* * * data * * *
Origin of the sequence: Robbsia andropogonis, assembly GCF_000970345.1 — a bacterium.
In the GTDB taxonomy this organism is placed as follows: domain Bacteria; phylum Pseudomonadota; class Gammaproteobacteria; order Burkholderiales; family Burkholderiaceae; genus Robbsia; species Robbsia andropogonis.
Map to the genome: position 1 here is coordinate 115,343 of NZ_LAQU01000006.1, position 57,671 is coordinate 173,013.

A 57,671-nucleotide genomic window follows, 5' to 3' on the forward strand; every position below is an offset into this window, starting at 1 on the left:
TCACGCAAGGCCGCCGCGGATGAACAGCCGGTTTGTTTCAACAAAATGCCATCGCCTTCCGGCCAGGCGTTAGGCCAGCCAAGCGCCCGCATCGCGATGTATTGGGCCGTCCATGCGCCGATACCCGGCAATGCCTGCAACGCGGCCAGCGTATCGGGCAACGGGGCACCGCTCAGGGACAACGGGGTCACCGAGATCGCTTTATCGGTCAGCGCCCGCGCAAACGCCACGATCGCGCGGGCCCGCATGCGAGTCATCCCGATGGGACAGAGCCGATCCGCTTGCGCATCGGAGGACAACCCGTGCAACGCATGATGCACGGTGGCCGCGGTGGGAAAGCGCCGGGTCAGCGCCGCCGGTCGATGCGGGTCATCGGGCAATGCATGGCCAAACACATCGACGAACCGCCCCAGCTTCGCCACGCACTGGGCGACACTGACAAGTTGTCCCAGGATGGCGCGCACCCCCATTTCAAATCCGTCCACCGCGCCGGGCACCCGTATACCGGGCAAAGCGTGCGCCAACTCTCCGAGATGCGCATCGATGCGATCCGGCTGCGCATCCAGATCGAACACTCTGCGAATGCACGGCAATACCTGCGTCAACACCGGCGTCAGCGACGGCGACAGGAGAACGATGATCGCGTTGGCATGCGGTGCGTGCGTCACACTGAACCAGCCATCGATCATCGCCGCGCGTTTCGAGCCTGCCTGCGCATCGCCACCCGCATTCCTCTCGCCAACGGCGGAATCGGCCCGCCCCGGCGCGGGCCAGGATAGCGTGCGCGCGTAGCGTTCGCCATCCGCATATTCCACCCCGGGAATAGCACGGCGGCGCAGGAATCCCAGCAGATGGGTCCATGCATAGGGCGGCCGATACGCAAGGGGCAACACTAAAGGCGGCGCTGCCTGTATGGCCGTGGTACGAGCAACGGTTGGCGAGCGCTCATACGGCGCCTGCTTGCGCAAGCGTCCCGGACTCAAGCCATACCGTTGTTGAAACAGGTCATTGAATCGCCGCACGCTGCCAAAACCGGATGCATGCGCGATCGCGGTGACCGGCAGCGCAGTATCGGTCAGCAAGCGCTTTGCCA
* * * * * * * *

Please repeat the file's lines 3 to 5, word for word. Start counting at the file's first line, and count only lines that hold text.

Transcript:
Map to the genome: position 1 here is coordinate 115,343 of NZ_LAQU01000006.1, position 57,671 is coordinate 173,013.

A 57,671-nucleotide genomic window follows, 5' to 3' on the forward strand; every position below is an offset into this window, starting at 1 on the left:
TCACGCAAGGCCGCCGCGGATGAACAGCCGGTTTGTTTCAACAAAATGCCATCGCCTTCCGGCCAGGCGTTAGGCCAGCCAAGCGCCCGCATCGCGATGTATTGGGCCGTCCATGCGCCGATACCCGGCAATGCCTGCAACGCGGCCAGCGTATCGGGCAACGGGGCACCGCTCAGGGACAACGGGGTCACCGAGATCGCTTTATCGGTCAGCGCCCGCGCAAACGCCACGATCGCGCGGGCCCGCATGCGAGTCATCCCGATGGGACAGAGCCGATCCGCTTGCGCATCGGAGGACAACCCGTGCAACGCATGATGCACGGTGGCCGCGGTGGGAAAGCGCCGGGTCAGCGCCGCCGGTCGATGCGGGTCATCGGGCAATGCATGGCCAAACACATCGACGAACCGCCCCAGCTTCGCCACGCACTGGGCGACACTGACAAGTTGTCCCAGGATGGCGCGCACCCCCATTTCAAATCCGTCCACCGCGCCGGGCACCCGTATACCGGGCAAAGCGTGCGCCAACTCTCCGAGATGCGCATCGATGCGATCCGGCTGCGCATCCAGATCGAACACTCTGCGAATGCACGGCAATACCTGCGTCAACACCGGCGTCAGCGACGGCGACAGGAGAACGATGATCGCGTTGGCATGCGGTGCGTGCGTCACACTGAACCAGCCATCGATCATCGCCGCGCGTTTCGAGCCTGCCTGCGCATCGCCACCCGCATTCCTCTCGCCAACGGCGGAATCGGCCCGCCCCGGCGCGGGCCAGGATAGCGTGCGCGCGTAGCGTTCGCCATCCGCATATTCCACCCCGGGAATAGCACGGCGGCGCAGGAATCCCAGCAGATGGGTCCATGCATAGGGCGGCCGATACGCAAGGGGCAACACTAAAGGCGGCGCTGCCTGTATGGCCGTGGTACGAGCAACGGTTGGCGAGCGCTCATACGGCGCCTGCTTGCGCAAGCGTCCCGGACTCAAGCCATACCGTTGTTGAAACAGGTCATTGAATCGCCGCACGCTGCCAAAACCGGATGCATGCGCGATCGCGGTGACCGGCAGCGCAGTATCGGTCAGCAAGCGCTTTGCCA